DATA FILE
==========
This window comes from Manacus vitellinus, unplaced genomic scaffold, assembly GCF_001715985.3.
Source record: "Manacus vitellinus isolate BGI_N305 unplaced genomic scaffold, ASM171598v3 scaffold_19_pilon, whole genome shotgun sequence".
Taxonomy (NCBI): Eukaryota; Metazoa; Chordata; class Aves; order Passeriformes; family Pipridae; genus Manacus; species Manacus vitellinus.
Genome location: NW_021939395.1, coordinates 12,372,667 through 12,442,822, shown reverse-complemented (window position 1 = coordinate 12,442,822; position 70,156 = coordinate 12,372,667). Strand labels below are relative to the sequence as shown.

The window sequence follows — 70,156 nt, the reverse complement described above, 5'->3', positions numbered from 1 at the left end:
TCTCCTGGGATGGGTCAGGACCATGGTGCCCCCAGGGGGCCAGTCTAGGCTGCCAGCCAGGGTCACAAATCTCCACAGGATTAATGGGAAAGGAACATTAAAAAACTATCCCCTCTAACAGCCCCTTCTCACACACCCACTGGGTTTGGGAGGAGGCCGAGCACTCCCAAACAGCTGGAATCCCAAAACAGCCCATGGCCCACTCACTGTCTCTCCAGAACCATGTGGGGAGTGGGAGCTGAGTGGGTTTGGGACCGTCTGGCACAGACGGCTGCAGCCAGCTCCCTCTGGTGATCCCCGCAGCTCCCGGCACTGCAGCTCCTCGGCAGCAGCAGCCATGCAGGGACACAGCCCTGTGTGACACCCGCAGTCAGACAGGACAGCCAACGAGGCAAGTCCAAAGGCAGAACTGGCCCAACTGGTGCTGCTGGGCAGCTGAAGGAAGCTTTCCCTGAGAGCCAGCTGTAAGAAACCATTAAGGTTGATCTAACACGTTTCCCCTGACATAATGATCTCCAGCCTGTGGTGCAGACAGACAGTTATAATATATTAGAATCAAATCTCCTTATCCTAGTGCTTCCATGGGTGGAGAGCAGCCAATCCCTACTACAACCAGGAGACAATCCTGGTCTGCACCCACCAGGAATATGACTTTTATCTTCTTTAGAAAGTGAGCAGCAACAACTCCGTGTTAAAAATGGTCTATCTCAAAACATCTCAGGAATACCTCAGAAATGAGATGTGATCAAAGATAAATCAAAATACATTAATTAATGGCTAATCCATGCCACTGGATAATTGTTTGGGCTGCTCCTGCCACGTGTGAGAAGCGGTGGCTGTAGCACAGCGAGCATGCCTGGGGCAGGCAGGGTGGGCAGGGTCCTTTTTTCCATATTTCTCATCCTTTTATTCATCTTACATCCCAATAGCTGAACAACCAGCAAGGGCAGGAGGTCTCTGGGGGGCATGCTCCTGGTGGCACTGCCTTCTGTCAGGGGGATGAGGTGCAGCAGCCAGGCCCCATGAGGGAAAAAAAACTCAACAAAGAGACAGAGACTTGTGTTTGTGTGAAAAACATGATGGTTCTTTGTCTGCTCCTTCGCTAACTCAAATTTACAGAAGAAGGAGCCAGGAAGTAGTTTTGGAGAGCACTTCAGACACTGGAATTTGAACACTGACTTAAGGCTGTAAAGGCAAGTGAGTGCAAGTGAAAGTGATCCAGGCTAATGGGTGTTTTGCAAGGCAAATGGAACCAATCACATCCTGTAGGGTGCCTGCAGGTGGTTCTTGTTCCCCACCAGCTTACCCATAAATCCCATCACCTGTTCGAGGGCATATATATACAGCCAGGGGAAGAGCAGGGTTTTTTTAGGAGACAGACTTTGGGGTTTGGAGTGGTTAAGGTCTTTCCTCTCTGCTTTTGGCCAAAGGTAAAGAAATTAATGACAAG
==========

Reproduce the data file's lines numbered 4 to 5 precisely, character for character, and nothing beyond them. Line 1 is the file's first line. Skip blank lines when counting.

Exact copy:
Genome location: NW_021939395.1, coordinates 12,372,667 through 12,442,822, shown reverse-complemented (window position 1 = coordinate 12,442,822; position 70,156 = coordinate 12,372,667). Strand labels below are relative to the sequence as shown.

The window sequence follows — 70,156 nt, the reverse complement described above, 5'->3', positions numbered from 1 at the left end: